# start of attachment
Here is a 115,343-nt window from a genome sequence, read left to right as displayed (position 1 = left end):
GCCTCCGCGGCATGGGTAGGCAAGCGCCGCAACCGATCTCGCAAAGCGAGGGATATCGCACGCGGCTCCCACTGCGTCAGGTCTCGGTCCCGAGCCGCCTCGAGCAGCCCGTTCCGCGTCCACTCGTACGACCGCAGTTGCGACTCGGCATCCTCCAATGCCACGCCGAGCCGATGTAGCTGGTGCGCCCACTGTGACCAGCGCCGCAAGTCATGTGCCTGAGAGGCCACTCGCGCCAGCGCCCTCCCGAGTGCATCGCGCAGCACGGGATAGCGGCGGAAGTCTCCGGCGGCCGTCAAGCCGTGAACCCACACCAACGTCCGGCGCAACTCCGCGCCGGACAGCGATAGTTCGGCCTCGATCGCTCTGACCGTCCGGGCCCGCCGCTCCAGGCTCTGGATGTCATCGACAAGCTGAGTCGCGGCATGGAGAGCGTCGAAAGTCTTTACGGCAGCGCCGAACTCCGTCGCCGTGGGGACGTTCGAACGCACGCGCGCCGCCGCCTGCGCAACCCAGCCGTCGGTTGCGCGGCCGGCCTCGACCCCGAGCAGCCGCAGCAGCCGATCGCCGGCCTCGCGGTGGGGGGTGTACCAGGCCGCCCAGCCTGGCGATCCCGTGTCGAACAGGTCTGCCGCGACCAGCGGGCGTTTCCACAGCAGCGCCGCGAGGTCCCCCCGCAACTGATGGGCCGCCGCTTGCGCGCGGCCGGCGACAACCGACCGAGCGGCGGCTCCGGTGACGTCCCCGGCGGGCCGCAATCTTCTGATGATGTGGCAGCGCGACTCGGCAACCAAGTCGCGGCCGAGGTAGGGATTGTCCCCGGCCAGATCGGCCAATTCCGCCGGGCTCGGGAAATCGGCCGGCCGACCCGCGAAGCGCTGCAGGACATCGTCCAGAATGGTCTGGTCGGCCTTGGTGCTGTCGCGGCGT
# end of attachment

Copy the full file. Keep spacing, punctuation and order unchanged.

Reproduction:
Here is a 115,343-nt window from a genome sequence, read left to right as displayed (position 1 = left end):
GCCTCCGCGGCATGGGTAGGCAAGCGCCGCAACCGATCTCGCAAAGCGAGGGATATCGCACGCGGCTCCCACTGCGTCAGGTCTCGGTCCCGAGCCGCCTCGAGCAGCCCGTTCCGCGTCCACTCGTACGACCGCAGTTGCGACTCGGCATCCTCCAATGCCACGCCGAGCCGATGTAGCTGGTGCGCCCACTGTGACCAGCGCCGCAAGTCATGTGCCTGAGAGGCCACTCGCGCCAGCGCCCTCCCGAGTGCATCGCGCAGCACGGGATAGCGGCGGAAGTCTCCGGCGGCCGTCAAGCCGTGAACCCACACCAACGTCCGGCGCAACTCCGCGCCGGACAGCGATAGTTCGGCCTCGATCGCTCTGACCGTCCGGGCCCGCCGCTCCAGGCTCTGGATGTCATCGACAAGCTGAGTCGCGGCATGGAGAGCGTCGAAAGTCTTTACGGCAGCGCCGAACTCCGTCGCCGTGGGGACGTTCGAACGCACGCGCGCCGCCGCCTGCGCAACCCAGCCGTCGGTTGCGCGGCCGGCCTCGACCCCGAGCAGCCGCAGCAGCCGATCGCCGGCCTCGCGGTGGGGGGTGTACCAGGCCGCCCAGCCTGGCGATCCCGTGTCGAACAGGTCTGCCGCGACCAGCGGGCGTTTCCACAGCAGCGCCGCGAGGTCCCCCCGCAACTGATGGGCCGCCGCTTGCGCGCGGCCGGCGACAACCGACCGAGCGGCGGCTCCGGTGACGTCCCCGGCGGGCCGCAATCTTCTGATGATGTGGCAGCGCGACTCGGCAACCAAGTCGCGGCCGAGGTAGGGATTGTCCCCGGCCAGATCGGCCAATTCCGCCGGGCTCGGGAAATCGGCCGGCCGACCCGCGAAGCGCTGCAGGACATCGTCCAGAATGGTCTGGTCGGCCTTGGTGCTGTCGCGGCGT